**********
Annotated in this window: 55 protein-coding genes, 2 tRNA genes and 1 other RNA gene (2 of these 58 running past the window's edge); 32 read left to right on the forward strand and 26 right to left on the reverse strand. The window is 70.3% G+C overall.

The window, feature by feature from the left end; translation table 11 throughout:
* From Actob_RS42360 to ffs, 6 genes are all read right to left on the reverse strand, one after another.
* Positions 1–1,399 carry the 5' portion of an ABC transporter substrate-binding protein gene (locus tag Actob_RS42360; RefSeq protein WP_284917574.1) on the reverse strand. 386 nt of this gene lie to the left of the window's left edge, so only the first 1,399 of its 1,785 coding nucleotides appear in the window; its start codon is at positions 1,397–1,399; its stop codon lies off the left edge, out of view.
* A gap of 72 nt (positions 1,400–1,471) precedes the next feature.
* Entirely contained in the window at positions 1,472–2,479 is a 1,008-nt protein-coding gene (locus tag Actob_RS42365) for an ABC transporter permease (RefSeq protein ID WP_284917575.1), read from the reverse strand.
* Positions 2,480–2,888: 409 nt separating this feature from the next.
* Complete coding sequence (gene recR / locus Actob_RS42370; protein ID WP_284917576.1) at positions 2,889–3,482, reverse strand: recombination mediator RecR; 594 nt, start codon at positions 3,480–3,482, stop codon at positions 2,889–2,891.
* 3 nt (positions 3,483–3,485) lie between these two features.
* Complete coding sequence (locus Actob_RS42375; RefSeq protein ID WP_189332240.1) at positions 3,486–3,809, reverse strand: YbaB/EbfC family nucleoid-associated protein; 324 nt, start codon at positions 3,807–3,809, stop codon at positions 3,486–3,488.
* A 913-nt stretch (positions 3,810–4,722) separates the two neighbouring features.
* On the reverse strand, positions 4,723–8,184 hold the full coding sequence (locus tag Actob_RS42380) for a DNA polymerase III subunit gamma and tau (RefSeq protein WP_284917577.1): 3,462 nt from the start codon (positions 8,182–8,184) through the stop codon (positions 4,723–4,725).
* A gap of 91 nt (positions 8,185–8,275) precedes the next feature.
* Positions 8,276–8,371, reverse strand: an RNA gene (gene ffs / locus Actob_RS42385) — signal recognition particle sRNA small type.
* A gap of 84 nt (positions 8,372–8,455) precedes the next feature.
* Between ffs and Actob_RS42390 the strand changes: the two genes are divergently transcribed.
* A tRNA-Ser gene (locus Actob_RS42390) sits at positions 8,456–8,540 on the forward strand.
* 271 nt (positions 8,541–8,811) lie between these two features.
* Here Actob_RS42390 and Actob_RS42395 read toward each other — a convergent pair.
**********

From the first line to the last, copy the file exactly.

Annotated in this window: 55 protein-coding genes, 2 tRNA genes and 1 other RNA gene (2 of these 58 running past the window's edge); 32 read left to right on the forward strand and 26 right to left on the reverse strand. The window is 70.3% G+C overall.

The window, feature by feature from the left end; translation table 11 throughout:
* From Actob_RS42360 to ffs, 6 genes are all read right to left on the reverse strand, one after another.
* Positions 1–1,399 carry the 5' portion of an ABC transporter substrate-binding protein gene (locus tag Actob_RS42360; RefSeq protein WP_284917574.1) on the reverse strand. 386 nt of this gene lie to the left of the window's left edge, so only the first 1,399 of its 1,785 coding nucleotides appear in the window; its start codon is at positions 1,397–1,399; its stop codon lies off the left edge, out of view.
* A gap of 72 nt (positions 1,400–1,471) precedes the next feature.
* Entirely contained in the window at positions 1,472–2,479 is a 1,008-nt protein-coding gene (locus tag Actob_RS42365) for an ABC transporter permease (RefSeq protein ID WP_284917575.1), read from the reverse strand.
* Positions 2,480–2,888: 409 nt separating this feature from the next.
* Complete coding sequence (gene recR / locus Actob_RS42370; protein ID WP_284917576.1) at positions 2,889–3,482, reverse strand: recombination mediator RecR; 594 nt, start codon at positions 3,480–3,482, stop codon at positions 2,889–2,891.
* 3 nt (positions 3,483–3,485) lie between these two features.
* Complete coding sequence (locus Actob_RS42375; RefSeq protein ID WP_189332240.1) at positions 3,486–3,809, reverse strand: YbaB/EbfC family nucleoid-associated protein; 324 nt, start codon at positions 3,807–3,809, stop codon at positions 3,486–3,488.
* A 913-nt stretch (positions 3,810–4,722) separates the two neighbouring features.
* On the reverse strand, positions 4,723–8,184 hold the full coding sequence (locus tag Actob_RS42380) for a DNA polymerase III subunit gamma and tau (RefSeq protein WP_284917577.1): 3,462 nt from the start codon (positions 8,182–8,184) through the stop codon (positions 4,723–4,725).
* A gap of 91 nt (positions 8,185–8,275) precedes the next feature.
* Positions 8,276–8,371, reverse strand: an RNA gene (gene ffs / locus Actob_RS42385) — signal recognition particle sRNA small type.
* A gap of 84 nt (positions 8,372–8,455) precedes the next feature.
* Between ffs and Actob_RS42390 the strand changes: the two genes are divergently transcribed.
* A tRNA-Ser gene (locus Actob_RS42390) sits at positions 8,456–8,540 on the forward strand.
* 271 nt (positions 8,541–8,811) lie between these two features.
* Here Actob_RS42390 and Actob_RS42395 read toward each other — a convergent pair.